Saturday, July 31, 2010

The Daze of Love in (500) Days of Summer

TRASH IN MY EYE No. 59 (of 2010) by Leroy Douresseaux

(500) Days of Summer (2009)
Running time: 95 minutes (1 hour, 35 minutes)
MPAA – PG-13 for sexual material and dialogue
WRITERS: Scott Neustadter and Michael H. Weber
PRODUCERS: Mason Novick, Jessica Tuchinsky, Mark Waters, and Steven J. Wolfe
CINEMATOGRAHER: Eric Steelberg (D.o.P.)
EDITOR: Alan Edward Bell
Golden Globe nominee


Starring: Joseph Gordon-Levitt, Zooey Deschanel, Geoffrey Arend, Chloe Moretz, Matthew Gray Gubler, Clark Gregg, Patricia Belcher, Rachel Boston, Minka Kelly, Yvette Nicole Brown, and Richard McGonagle (narrator)

(500) Days of Summer is an uncommon romance. It is certainly sweet, whimsical, and charming, but not in a syrupy way. (500) Days of Summer isn’t a “chick flick.” It’s the kind of unique love story that crosses age and gender lines0 to capture imaginations and maybe even hearts.

The film focuses on Tom Hansen (Joseph Gordon-Levitt), a trained architect who works as a writer at a Los Angeles greeting card company. He is also a young man who believes in that one-of-a-kind love – the soul mate – that person destined to be his one and only. So when this hopeless romantic meets his boss’ new assistant, Summer Finn (Zooey Deschanel), the fuse is lit and it’s Day 1 of Summer. Tom is so certain that he has found the woman with whom he will spend the rest of his life.

Problem is, Summer doesn’t believe in destiny – not at all, which doesn’t stop Tom from going after this lovely, witty, intelligent woman. Still, Tom and Summer begin to date, although she tells him that she does not believe in true love and does not want a boyfriend. When Summer suddenly dumps him, around Day 290, Tom begins to sift through the days they spent together, looking for clues as to what went wrong as he heads towards Day 500 and a revelation.

(500) Days of Summer uses a nonlinear narrative to tell the story, jumping backward and forward over the 500-day span of Tom and Summer’s relationship. I don’t know if that really does anything for the film. It feels more like a gimmick than a storytelling structure that would actually benefit the story. In fact, moving about in time so much causes the middle of this film to dry up to the point of being catastrophically dull.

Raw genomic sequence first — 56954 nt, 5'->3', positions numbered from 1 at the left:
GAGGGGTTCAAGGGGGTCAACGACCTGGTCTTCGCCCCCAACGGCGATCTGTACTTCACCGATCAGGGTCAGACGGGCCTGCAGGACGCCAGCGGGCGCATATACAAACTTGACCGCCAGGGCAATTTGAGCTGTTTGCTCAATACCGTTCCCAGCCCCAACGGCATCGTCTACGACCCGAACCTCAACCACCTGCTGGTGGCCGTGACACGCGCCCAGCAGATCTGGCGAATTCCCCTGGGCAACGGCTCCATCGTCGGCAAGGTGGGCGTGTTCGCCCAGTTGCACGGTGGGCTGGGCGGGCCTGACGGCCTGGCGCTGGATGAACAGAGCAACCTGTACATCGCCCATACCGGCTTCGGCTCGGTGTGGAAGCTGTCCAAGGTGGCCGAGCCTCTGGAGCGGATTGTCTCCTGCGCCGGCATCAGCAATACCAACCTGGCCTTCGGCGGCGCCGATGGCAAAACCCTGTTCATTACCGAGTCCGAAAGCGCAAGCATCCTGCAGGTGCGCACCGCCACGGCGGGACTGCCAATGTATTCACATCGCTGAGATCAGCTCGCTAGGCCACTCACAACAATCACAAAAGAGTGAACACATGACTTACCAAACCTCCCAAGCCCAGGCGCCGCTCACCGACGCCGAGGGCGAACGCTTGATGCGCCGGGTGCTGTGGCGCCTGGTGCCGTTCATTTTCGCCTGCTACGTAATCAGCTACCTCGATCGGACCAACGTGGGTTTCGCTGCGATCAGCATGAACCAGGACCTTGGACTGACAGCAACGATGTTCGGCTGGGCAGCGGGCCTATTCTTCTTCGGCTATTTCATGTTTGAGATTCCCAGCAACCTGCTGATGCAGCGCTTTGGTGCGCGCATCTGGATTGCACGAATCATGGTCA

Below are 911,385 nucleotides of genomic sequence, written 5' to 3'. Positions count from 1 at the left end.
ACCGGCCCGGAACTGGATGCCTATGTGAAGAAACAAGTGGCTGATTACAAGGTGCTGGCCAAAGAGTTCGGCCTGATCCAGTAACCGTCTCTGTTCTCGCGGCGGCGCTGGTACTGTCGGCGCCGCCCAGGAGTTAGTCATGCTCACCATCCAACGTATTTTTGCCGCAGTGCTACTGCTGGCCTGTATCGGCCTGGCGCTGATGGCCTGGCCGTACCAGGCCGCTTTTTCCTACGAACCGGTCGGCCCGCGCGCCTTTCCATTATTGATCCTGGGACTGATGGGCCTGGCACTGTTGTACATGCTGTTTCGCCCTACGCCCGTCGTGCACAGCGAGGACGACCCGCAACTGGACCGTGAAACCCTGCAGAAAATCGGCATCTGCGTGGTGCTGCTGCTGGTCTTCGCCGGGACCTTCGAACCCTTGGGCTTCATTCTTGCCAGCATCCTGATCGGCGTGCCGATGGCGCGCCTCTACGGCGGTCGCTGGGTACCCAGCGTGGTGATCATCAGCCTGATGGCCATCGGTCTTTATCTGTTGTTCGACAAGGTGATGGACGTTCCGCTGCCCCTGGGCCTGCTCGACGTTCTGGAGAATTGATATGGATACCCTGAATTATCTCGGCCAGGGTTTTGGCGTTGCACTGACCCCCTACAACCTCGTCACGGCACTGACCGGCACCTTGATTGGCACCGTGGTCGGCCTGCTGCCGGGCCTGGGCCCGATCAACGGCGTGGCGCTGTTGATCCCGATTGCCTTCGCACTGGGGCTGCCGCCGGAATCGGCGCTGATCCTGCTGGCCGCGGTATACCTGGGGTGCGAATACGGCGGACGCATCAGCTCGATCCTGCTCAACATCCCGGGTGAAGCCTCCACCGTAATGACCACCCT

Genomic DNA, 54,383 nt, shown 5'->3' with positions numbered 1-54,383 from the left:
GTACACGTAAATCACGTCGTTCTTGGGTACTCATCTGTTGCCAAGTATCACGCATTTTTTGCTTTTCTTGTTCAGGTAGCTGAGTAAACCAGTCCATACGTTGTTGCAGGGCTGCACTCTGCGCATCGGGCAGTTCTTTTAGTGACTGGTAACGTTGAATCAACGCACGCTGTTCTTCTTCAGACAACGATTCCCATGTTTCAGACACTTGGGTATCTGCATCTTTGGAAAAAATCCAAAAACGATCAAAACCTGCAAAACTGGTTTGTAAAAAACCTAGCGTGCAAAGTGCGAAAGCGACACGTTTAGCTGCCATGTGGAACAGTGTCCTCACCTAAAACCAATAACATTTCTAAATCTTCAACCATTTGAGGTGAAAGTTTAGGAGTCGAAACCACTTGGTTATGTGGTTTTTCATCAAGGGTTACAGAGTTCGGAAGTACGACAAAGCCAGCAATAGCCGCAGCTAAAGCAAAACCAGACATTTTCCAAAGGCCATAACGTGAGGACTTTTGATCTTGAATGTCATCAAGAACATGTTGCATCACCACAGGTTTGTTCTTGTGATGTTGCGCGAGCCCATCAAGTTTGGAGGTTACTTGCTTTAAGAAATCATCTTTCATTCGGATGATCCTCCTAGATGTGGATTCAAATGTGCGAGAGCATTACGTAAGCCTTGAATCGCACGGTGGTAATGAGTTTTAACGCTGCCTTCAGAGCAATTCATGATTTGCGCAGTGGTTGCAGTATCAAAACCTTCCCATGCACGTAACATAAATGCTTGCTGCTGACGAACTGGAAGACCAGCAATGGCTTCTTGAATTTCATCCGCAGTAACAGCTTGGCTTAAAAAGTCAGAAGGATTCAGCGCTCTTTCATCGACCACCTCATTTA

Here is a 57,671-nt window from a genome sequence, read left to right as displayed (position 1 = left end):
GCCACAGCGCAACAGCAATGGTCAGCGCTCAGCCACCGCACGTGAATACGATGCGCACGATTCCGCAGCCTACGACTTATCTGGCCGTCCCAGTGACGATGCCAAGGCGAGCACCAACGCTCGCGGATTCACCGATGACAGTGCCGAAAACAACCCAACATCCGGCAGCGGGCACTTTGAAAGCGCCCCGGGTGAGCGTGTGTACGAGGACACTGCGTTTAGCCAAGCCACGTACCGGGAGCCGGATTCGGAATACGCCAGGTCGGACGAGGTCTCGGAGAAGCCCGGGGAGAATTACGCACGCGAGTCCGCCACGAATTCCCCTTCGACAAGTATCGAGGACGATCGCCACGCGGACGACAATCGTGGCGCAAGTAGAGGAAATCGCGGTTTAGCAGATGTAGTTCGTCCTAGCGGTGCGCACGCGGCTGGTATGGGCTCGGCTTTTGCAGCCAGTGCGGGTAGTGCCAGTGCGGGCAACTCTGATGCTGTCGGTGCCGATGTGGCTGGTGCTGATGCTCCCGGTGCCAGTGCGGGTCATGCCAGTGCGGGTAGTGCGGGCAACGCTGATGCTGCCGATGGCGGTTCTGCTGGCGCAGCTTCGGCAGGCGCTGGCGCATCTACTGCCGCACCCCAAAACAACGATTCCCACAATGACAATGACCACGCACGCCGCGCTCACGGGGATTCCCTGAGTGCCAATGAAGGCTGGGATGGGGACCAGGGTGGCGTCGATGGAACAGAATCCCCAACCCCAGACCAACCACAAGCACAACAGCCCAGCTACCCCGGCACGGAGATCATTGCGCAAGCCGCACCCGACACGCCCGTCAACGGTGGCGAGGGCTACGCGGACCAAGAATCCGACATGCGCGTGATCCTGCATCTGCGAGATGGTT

What sets (500) Days of Summer apart from standard movie love stories is the role reversal. This time it is the male character, Tom, who is clingy and smitten and believes in true love, a role usually assigned to the female character. Summer is more like the guy character found in the typical romantic comedy (or rom-com). She’s doesn’t buy into destiny and the boyfriend-girlfriend dating game. Summer just wants to have fun with no strings attached and no commitment – a trait usually applied to shallow male characters.

I think that having the guy character be so lovelorn and infatuated is a novel idea, but having that character performed by a talented actor like Joseph Gordon-Levitt makes him more than just a novelty. Gordon-Levitt gives Tom richness and depth so that he is more than just charming and sweet. A love-struck fool, he is determined to grapple with the issues of love and romance in a way that will not always give him a satisfactory outcome.

Sadly, Summer is not as well developed as Tom, and the character is more of a supporting player. Luckily Zooey Deschanel is pitch perfect in her usual deadpan way, and her brooding turn as Summer makes the character more than the shallow creature that the screenplay seems to think Summer she should be. Deschanel has a way of surprising us in the way she makes Summer’s emotional displays, her smiles and frowns, seem unexpected and… well, delightfully surprising.

I cannot really call (500) Days of Summer a romantic comedy because, for one thing, it is even more a drama than it is a comedy. Secondly, because Tom’s relationship with Summer is also an arc in which Tom learns a lot, (500) Days of Summer is like a coming-of-age story. Its unique spin on love-at-first-sight is presented in a way that will appeal even to audiences who avoid romantic comedies and love stories. Any way you look at it, (500) Days of Summer may just leave a smile on your face.

7 of 10

2010 Golden Globes: 2 nominations: “Best Motion Picture - Musical or Comedy” and “Best Performance by an Actor in a Motion Picture - Musical or Comedy” (Joseph Gordon-Levitt)

Saturday, July 31, 2010

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